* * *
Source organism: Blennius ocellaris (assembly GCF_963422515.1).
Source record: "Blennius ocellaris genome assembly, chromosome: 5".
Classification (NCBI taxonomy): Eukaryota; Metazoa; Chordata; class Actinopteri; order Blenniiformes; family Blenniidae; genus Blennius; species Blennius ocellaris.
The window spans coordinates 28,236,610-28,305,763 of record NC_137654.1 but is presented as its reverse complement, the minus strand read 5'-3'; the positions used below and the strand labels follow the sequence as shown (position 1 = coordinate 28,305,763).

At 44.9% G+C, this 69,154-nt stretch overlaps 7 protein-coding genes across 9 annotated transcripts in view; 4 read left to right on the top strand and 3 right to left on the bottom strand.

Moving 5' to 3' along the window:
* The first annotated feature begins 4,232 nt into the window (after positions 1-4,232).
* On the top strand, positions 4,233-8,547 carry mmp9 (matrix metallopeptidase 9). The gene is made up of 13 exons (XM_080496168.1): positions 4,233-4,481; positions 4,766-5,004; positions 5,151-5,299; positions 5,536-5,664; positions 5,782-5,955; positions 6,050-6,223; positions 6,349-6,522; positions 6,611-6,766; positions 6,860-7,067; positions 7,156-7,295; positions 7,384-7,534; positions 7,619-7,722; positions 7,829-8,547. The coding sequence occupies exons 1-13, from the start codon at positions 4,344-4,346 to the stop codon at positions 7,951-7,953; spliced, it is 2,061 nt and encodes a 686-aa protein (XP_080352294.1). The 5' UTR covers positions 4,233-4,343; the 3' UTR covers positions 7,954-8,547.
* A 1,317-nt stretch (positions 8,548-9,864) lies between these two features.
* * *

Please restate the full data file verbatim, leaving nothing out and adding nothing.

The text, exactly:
Source organism: Blennius ocellaris (assembly GCF_963422515.1).
Source record: "Blennius ocellaris genome assembly, chromosome: 5".
Classification (NCBI taxonomy): Eukaryota; Metazoa; Chordata; class Actinopteri; order Blenniiformes; family Blenniidae; genus Blennius; species Blennius ocellaris.
The window spans coordinates 28,236,610-28,305,763 of record NC_137654.1 but is presented as its reverse complement, the minus strand read 5'-3'; the positions used below and the strand labels follow the sequence as shown (position 1 = coordinate 28,305,763).

At 44.9% G+C, this 69,154-nt stretch overlaps 7 protein-coding genes across 9 annotated transcripts in view; 4 read left to right on the top strand and 3 right to left on the bottom strand.

Moving 5' to 3' along the window:
* The first annotated feature begins 4,232 nt into the window (after positions 1-4,232).
* On the top strand, positions 4,233-8,547 carry mmp9 (matrix metallopeptidase 9). The gene is made up of 13 exons (XM_080496168.1): positions 4,233-4,481; positions 4,766-5,004; positions 5,151-5,299; positions 5,536-5,664; positions 5,782-5,955; positions 6,050-6,223; positions 6,349-6,522; positions 6,611-6,766; positions 6,860-7,067; positions 7,156-7,295; positions 7,384-7,534; positions 7,619-7,722; positions 7,829-8,547. The coding sequence occupies exons 1-13, from the start codon at positions 4,344-4,346 to the stop codon at positions 7,951-7,953; spliced, it is 2,061 nt and encodes a 686-aa protein (XP_080352294.1). The 5' UTR covers positions 4,233-4,343; the 3' UTR covers positions 7,954-8,547.
* A 1,317-nt stretch (positions 8,548-9,864) lies between these two features.